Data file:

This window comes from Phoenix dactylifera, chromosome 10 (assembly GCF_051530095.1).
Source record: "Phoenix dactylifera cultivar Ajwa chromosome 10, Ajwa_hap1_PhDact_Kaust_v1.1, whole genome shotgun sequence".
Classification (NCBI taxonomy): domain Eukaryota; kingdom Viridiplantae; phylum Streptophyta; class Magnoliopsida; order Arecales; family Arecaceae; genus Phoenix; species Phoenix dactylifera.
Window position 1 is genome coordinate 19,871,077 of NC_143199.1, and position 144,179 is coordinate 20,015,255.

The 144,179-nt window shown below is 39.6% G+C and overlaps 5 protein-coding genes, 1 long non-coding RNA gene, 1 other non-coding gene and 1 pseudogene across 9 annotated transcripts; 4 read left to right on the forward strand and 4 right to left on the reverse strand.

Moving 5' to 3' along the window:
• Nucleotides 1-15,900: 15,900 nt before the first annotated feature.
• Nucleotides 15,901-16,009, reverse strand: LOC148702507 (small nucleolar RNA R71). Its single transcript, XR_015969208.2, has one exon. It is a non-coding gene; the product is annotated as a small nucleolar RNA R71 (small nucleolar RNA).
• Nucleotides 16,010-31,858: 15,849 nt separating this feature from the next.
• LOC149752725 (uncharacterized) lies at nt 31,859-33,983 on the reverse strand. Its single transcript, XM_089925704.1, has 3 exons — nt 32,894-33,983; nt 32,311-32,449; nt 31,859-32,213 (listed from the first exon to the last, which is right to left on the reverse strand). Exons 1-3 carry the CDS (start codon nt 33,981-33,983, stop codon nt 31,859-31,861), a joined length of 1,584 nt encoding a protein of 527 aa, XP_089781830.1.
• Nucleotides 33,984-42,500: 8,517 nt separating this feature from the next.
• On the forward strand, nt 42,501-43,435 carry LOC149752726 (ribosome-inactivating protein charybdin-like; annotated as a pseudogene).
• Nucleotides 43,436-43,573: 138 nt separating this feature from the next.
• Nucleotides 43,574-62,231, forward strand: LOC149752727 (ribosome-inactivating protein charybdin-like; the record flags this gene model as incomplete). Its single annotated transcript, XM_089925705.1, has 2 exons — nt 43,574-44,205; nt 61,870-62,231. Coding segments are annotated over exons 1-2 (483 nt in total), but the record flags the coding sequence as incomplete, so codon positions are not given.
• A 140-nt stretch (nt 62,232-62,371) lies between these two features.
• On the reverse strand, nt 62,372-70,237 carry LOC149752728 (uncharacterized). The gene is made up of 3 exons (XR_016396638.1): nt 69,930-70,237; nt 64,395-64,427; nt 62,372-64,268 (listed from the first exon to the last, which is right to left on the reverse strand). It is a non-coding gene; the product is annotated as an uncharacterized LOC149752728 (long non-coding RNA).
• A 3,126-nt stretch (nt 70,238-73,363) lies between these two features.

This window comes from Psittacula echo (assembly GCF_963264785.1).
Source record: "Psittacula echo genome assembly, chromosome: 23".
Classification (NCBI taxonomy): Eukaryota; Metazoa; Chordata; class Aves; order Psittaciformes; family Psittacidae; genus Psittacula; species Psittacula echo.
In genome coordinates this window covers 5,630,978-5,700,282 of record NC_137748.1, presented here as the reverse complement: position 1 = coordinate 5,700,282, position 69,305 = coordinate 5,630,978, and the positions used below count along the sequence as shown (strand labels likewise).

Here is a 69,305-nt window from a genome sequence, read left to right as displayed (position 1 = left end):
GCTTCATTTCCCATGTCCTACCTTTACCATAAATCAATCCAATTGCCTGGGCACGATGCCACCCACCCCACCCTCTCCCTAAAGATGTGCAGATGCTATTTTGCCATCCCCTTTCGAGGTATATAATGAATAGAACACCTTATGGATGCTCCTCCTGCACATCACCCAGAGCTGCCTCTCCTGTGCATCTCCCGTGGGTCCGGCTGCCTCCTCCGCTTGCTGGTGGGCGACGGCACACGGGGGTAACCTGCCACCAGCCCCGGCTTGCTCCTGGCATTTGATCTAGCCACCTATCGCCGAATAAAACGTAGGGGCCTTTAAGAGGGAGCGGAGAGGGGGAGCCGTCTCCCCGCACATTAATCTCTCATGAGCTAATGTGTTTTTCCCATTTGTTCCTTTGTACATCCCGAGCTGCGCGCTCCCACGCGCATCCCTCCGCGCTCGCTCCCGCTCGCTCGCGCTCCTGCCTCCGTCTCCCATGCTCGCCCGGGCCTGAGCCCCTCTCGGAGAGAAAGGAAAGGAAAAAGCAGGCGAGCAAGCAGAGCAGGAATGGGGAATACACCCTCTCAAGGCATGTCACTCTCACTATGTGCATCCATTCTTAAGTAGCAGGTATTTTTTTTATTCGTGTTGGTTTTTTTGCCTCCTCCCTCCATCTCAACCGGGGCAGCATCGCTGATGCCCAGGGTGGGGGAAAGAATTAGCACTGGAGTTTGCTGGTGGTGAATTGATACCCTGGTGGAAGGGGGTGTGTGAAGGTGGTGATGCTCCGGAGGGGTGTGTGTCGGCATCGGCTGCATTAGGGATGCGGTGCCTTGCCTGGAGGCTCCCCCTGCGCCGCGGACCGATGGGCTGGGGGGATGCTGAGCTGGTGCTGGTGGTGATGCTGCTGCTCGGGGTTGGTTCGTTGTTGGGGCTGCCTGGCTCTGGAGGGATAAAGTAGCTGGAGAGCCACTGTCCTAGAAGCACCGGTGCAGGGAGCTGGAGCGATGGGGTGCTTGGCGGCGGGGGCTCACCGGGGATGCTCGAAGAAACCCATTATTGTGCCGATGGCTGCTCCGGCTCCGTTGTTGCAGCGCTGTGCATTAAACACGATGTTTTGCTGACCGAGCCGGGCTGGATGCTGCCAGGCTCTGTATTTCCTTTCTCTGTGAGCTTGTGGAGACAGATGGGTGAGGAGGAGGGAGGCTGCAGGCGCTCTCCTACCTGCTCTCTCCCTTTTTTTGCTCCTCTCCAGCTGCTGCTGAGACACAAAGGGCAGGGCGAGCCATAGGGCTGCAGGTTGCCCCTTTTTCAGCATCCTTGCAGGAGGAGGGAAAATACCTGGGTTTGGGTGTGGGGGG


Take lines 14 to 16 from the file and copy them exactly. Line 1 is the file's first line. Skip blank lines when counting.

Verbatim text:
• Nucleotides 43,574-62,231, forward strand: LOC149752727 (ribosome-inactivating protein charybdin-like; the record flags this gene model as incomplete). Its single annotated transcript, XM_089925705.1, has 2 exons — nt 43,574-44,205; nt 61,870-62,231. Coding segments are annotated over exons 1-2 (483 nt in total), but the record flags the coding sequence as incomplete, so codon positions are not given.
• A 140-nt stretch (nt 62,232-62,371) lies between these two features.
• On the reverse strand, nt 62,372-70,237 carry LOC149752728 (uncharacterized). The gene is made up of 3 exons (XR_016396638.1): nt 69,930-70,237; nt 64,395-64,427; nt 62,372-64,268 (listed from the first exon to the last, which is right to left on the reverse strand). It is a non-coding gene; the product is annotated as an uncharacterized LOC149752728 (long non-coding RNA).